When prisoners in the PSU are written up for rule violations, they must undergo a mental health evaluation in order to determine if their mental health condition played a part in their violation of the rules. In one letter CPF received, a prisoner describes how these evaluations are often conducted as many as ten days after the violation. The results of these belated evaluations are then used to determine the prisoner’s state of mind at the time of the violation, with the usual conclusion being that mental illness played no part (due to the length of time between violation and evaluation), so the prisoner may be held fully responsible and face disciplinary action.

For one piece of positive news, thanks to the efforts of prisoner advocates within the PSU, there is now a ‘disability desk’ in the PSU law library, providing physically disabled prisoners with equal access to legal information.

CPF stands in solidarity with prisoners of all types, including those with mental health diagnoses. CPF understands that mental health conditions are common to all people, and we reject any “stigma” or negative treatment based on a mental health diagnosis. All individuals deserve support and respect. If you are currently incarcerated in the PSU, previously have spent time in the unit, or have other accounts of CDCr’s provision of mental health services, CPF welcomes all submissions. Be sure to note in your letter whether you give permission for your account to be anonymously shared with others.

Feb 17, 2017

High Desert Prison Report

Annalee Davis, Katie Tertocha, and Taeva Shefler


From Prison Focus Issue 51
Spring 2017

This is a summary of present conditions at High Desert State Prison, as collected by CPF through letters written to our office and a legal research visit conducted in November 2016. As with all prison reports published by Prison Focus, in order to protest those who write and visit with us, we do not use any names that will identify any of the people visited. Initials used to identify speakers are not representative of names, and the repetition of initials does not indicate it is the same person.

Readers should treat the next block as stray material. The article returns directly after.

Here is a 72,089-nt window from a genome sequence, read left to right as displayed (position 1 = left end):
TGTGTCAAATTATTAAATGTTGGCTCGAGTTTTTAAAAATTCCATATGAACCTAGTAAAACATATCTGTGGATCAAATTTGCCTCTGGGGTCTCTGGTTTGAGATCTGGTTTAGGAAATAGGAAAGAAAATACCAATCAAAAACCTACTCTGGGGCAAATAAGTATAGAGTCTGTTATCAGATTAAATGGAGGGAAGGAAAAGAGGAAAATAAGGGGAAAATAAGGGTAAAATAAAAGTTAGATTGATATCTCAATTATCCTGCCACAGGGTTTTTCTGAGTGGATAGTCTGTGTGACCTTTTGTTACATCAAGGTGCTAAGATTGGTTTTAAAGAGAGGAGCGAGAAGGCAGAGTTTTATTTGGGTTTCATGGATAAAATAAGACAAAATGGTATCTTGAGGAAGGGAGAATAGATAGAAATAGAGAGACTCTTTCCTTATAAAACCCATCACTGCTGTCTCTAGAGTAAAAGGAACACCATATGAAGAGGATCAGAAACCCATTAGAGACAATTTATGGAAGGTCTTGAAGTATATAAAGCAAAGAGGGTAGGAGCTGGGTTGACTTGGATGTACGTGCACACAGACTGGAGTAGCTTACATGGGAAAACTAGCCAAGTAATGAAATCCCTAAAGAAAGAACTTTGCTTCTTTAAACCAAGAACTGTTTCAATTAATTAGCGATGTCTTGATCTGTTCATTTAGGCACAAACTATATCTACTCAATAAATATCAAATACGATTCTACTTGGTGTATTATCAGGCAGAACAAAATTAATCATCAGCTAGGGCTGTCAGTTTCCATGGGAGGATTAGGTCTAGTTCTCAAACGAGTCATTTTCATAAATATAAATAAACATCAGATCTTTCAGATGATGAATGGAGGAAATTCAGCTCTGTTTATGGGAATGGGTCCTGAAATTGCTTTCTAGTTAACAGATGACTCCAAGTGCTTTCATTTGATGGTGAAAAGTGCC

Longtime readers of Prison Focus may note that reporting on High Desert is a relatively new practice for us. In previous years, we exclusively reported on the conditions in the SHU, at Pelican Bay, Corcoran, and occasionally Tehachapi. In recent times, however, due to the vast movement out of the SHU resulting from the Ashker v. Brown settlement, we have begun to hear more and more reports of the harsh and inhumane conditions in many of the other prisons, especially those places where former SHU residents have been moved. Accounts of extensive lockdowns, long stays in ASU, and lack of programming expected on the mainline have drove us to increase our attention to the level 4, high security prisons, where according to many SHU “kickouts,” conditions are as bad, if not worse, than the SHU. As one correspondent wrote, “High Desert has the thought that since it is in the far corner of the state, not too many people will care what happens.” We reject the idea that distance and isolation give CDCR a pass on following its own rules, and its obligation to treat humans with the basic dignity all deserve.